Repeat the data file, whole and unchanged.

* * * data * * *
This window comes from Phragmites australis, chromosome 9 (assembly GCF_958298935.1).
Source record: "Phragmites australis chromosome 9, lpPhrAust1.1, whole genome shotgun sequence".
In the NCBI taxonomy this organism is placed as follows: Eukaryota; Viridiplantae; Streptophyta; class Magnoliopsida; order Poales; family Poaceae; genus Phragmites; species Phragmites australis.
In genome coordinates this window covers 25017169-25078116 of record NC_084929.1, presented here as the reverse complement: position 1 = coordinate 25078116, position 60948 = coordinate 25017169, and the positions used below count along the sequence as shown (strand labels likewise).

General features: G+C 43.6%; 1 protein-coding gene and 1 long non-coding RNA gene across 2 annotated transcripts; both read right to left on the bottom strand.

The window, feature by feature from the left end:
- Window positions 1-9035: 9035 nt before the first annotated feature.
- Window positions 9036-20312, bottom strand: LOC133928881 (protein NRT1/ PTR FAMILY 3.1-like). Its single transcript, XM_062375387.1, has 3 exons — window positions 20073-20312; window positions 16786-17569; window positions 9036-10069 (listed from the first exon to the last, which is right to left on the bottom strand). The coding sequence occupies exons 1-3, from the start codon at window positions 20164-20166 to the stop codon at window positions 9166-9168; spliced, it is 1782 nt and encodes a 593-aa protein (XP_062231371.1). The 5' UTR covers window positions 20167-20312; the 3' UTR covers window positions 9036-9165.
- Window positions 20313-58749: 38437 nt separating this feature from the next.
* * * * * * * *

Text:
This window comes from Phragmites australis, chromosome 9 (assembly GCF_958298935.1).
Source record: "Phragmites australis chromosome 9, lpPhrAust1.1, whole genome shotgun sequence".
In the NCBI taxonomy this organism is placed as follows: Eukaryota; Viridiplantae; Streptophyta; class Magnoliopsida; order Poales; family Poaceae; genus Phragmites; species Phragmites australis.
In genome coordinates this window covers 25017169-25078116 of record NC_084929.1, presented here as the reverse complement: position 1 = coordinate 25078116, position 60948 = coordinate 25017169, and the positions used below count along the sequence as shown (strand labels likewise).

General features: G+C 43.6%; 1 protein-coding gene and 1 long non-coding RNA gene across 2 annotated transcripts; both read right to left on the bottom strand.

The window, feature by feature from the left end:
- Window positions 1-9035: 9035 nt before the first annotated feature.
- Window positions 9036-20312, bottom strand: LOC133928881 (protein NRT1/ PTR FAMILY 3.1-like). Its single transcript, XM_062375387.1, has 3 exons — window positions 20073-20312; window positions 16786-17569; window positions 9036-10069 (listed from the first exon to the last, which is right to left on the bottom strand). The coding sequence occupies exons 1-3, from the start codon at window positions 20164-20166 to the stop codon at window positions 9166-9168; spliced, it is 1782 nt and encodes a 593-aa protein (XP_062231371.1). The 5' UTR covers window positions 20167-20312; the 3' UTR covers window positions 9036-9165.
- Window positions 20313-58749: 38437 nt separating this feature from the next.